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more complete and more correct than any former biography. In preparing this, as also in the historical illustration of the poems, important assistance has been derived from an unpretending, but valuable, work of Mr. Craik, "Spenser, and his Poetry," published ten years ago among "Knight's Weekly Volumes."

To Upton, a man of rare learning and sagacity, the student is more indebted than to any other writer, for elucidations of obscure passages in the Fairy Queen, particularly in the allegory, and for curious expositions of the authors whom Spenser had read or has imitated. Much is also due to Warton and to Jortin. The plan of the present undertaking did not allow of a large use of the labors of these scholars. Such notes as have been directly transferred from English commentators are indicated by their authors' full names; those of the American editors by initials.

To those readers who do not require assistance, and who are annoyed by marginal notes of any kind, it is suggested that a slight effort will enable them to disregard such superfluous aid, which, never meant to be obtrusive, is offered only to those who find a glance at the bottom of the page less an interruption to their enjoyment of the poet, than an unresolved difficulty in the meaning, or a reference to the end of the volume.

August, 1855.




EDMUND SPENser, "the poets' poet," was born in London. From the seventy-fourth of the "Amoretti," we learn that his mother's name was Elizabeth; of his father, not even so much as this is known. They had another child, Sarah, to whom her brother gave a part of his Irish estate as a marriage portion. A tradition preserved by Oldys, the antiquary, points out East Smithfield, near the Tower, as the particular district of the capital where the poet first saw the light. Such a fact might probably be settled beyond question, were it not for deficiencies in the parish records of the city of London; and the same unfortunate circumstance obliges us to rely exclusively on a passage in one of the Amoretti in fixing the year of his birth. These Sonnets were entered in the Stationers' Registers on the 19th of November, 1594, together with an Epithalamion in honor of the author's own nuptials, which are supposed to have taken place the same year. The 11th of June (O. S.) was the marriage day; the sixty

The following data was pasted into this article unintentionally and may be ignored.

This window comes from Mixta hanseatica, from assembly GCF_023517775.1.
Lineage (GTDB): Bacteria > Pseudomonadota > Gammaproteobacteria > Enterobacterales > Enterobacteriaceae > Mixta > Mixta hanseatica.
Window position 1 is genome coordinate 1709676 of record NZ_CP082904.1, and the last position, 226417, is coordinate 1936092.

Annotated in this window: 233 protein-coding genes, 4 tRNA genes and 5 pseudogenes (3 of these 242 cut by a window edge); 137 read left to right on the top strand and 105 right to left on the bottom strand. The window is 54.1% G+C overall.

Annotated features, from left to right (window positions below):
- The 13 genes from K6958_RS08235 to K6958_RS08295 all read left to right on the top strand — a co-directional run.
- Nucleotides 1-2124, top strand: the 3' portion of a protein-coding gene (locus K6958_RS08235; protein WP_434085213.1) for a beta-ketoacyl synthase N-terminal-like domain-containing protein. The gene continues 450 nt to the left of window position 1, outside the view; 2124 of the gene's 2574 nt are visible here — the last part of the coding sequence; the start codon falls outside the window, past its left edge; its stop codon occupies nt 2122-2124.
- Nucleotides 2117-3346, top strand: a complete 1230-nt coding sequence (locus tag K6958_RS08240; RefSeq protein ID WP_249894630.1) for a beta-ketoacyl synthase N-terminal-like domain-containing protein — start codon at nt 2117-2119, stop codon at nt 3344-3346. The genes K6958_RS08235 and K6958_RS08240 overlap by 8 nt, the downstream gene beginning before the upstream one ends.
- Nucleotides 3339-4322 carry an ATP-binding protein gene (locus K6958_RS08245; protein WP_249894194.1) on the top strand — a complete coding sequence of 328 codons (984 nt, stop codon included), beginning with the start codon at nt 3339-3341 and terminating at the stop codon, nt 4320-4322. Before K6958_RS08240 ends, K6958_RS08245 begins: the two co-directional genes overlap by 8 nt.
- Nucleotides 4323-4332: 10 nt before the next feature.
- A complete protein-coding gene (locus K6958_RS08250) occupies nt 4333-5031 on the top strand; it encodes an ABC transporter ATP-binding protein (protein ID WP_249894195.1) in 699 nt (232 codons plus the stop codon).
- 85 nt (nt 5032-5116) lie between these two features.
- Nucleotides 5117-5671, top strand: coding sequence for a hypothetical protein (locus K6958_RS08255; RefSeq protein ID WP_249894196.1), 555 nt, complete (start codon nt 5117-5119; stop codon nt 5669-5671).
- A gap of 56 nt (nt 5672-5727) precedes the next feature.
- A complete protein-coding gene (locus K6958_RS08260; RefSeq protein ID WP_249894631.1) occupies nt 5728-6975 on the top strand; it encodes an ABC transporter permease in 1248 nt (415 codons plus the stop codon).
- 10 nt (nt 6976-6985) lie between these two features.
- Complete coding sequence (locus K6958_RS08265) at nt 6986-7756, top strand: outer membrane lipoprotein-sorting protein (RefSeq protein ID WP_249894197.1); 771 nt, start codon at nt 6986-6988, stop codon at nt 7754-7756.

1 Prothalamion, v. 128-131, Vol. V. p. 311. 2 Vol. V. p. 279.

3 See the Appendix to this Memoir, p. lxxi.



eighth Sonnet was written on Easter Sunday; the sixty-second, on the 1st of January; the fourth, also on the first day of the year. We conclude, therefore, that the Sonnets from the fourth to the sixtysecond were composed in the year 1593, and the sixtieth towards the end of that year. This Sonnet contains the following lines:

"So, since the winged god his planet cleare Began in me to move, one yeare is spent ; The which doth longer unto me appeare, Then al those fourty which my life out-went.” 1 If, then, the poet was forty-one years old when he wrote this passage, it would appear that he was born in the year 1552.2

That Spenser's immediate progenitors were in humble circumstances, has been inferred from his having been entered at the University as a sizar. His family was connected, however, as he himself boasts more than once, with "a house of ancient

1 Vol. V. p. 272.

2 The biographers, basing their statement solely upon this Son net, and upon the date of Spenser's marriage, say 1553. Mr. Peter Cunningham has found a notice of an Edmund Spenser who was employed in 1569 as a bearer of despatches from the English Ambassador in France to the Queen, and George Turberville addressed an epistle from Russia to one Spenser, which, though first printed in 1587, is said by Anthony Wood to have been written in 1569, and to the author of the Fairy Queen. Could either of these Spensers be shown to be our poet, questions of difficulty would arise with regard to his age; since a boy of seventeen is not likely to be selected as the messenger of an ambassador, or as a confidential friend by a man of forty. But the mere coincidence of names and the authority of Anthony Wood are easily set aside, when alleged in objection to a fact established on such evidence as the year of Spenser's birth.

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